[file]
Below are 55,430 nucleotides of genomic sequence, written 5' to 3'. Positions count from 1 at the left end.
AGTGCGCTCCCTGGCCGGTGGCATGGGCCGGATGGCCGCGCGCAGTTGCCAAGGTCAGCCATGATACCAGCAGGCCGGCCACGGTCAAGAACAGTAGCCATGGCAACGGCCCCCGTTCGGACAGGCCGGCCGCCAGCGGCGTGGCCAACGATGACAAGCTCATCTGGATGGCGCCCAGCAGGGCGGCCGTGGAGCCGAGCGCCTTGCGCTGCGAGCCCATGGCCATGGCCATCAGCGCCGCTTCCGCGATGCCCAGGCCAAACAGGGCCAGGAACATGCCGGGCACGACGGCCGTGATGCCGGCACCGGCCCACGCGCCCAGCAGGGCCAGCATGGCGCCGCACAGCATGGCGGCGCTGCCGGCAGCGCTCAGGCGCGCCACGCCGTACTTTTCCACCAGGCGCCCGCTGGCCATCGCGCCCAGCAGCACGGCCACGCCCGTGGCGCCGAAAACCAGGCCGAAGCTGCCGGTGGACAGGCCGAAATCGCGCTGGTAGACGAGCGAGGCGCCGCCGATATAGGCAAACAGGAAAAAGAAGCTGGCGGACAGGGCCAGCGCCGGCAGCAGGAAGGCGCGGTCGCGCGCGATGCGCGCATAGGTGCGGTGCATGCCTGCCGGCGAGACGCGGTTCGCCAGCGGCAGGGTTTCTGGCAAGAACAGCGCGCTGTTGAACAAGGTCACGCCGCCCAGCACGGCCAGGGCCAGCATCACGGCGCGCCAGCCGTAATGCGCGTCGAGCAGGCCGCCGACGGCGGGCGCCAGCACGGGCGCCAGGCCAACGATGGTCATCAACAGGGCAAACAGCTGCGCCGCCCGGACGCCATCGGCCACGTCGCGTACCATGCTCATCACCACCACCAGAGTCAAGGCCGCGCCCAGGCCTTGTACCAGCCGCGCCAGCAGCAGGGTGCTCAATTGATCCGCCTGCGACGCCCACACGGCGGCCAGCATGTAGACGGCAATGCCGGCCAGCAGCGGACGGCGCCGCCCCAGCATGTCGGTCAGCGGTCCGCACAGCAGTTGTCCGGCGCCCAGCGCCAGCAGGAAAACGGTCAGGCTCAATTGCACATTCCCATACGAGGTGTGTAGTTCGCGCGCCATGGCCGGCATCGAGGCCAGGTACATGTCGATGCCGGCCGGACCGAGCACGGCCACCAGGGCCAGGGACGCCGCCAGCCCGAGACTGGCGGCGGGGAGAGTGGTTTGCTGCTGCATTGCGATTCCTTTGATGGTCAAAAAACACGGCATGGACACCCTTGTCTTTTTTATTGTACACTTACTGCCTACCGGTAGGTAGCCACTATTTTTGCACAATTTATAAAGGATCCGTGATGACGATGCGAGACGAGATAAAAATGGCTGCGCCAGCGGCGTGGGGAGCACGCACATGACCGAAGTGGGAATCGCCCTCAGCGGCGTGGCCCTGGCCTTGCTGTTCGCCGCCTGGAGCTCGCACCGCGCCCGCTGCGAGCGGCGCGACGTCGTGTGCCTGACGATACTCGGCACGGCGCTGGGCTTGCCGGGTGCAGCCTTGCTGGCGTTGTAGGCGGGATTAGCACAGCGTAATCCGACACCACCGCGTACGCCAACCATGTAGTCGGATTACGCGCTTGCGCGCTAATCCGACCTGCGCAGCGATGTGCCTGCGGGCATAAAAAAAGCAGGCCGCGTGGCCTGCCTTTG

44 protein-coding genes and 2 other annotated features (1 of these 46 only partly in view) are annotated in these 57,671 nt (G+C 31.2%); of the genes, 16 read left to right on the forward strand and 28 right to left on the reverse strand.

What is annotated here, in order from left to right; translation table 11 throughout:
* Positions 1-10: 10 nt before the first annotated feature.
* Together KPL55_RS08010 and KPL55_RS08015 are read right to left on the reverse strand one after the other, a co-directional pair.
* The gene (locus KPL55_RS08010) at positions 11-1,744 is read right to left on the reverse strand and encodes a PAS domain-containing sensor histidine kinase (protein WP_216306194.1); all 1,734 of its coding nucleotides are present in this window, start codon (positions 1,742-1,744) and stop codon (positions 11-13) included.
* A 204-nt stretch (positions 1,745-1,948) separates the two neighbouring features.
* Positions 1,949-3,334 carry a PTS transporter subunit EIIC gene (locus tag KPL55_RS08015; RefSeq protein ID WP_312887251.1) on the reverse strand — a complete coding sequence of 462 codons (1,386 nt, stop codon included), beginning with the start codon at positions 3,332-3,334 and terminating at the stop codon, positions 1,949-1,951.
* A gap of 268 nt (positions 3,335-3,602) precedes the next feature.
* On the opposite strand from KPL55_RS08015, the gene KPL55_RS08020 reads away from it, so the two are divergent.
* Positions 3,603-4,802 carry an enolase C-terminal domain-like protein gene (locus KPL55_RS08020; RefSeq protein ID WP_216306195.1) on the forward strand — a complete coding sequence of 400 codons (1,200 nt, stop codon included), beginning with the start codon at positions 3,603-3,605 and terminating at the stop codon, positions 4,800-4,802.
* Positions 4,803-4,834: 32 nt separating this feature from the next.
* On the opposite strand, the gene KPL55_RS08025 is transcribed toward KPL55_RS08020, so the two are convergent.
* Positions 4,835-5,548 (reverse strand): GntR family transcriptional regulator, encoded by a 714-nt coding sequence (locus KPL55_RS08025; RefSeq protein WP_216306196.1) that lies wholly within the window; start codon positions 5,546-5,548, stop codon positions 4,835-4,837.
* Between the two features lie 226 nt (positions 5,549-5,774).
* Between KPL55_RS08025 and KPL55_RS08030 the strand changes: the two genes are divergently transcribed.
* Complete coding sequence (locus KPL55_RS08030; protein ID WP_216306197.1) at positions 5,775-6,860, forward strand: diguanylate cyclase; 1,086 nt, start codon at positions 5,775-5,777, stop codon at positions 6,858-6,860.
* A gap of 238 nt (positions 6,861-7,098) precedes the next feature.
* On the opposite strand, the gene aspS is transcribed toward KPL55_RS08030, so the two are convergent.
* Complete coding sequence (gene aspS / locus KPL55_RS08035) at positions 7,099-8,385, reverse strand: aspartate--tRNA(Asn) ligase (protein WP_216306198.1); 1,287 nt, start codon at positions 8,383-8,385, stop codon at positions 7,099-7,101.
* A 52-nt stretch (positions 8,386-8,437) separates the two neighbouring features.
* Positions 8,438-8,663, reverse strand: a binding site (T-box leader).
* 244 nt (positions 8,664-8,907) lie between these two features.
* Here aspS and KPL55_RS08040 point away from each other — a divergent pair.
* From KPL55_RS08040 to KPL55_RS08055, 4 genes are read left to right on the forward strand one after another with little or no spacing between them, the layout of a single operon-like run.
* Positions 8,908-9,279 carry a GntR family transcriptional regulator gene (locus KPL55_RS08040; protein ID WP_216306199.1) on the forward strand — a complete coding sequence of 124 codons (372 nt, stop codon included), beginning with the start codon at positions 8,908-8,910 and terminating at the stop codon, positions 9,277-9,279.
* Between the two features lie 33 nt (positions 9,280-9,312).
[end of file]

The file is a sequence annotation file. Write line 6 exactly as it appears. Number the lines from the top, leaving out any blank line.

* Together KPL55_RS08010 and KPL55_RS08015 are read right to left on the reverse strand one after the other, a co-directional pair.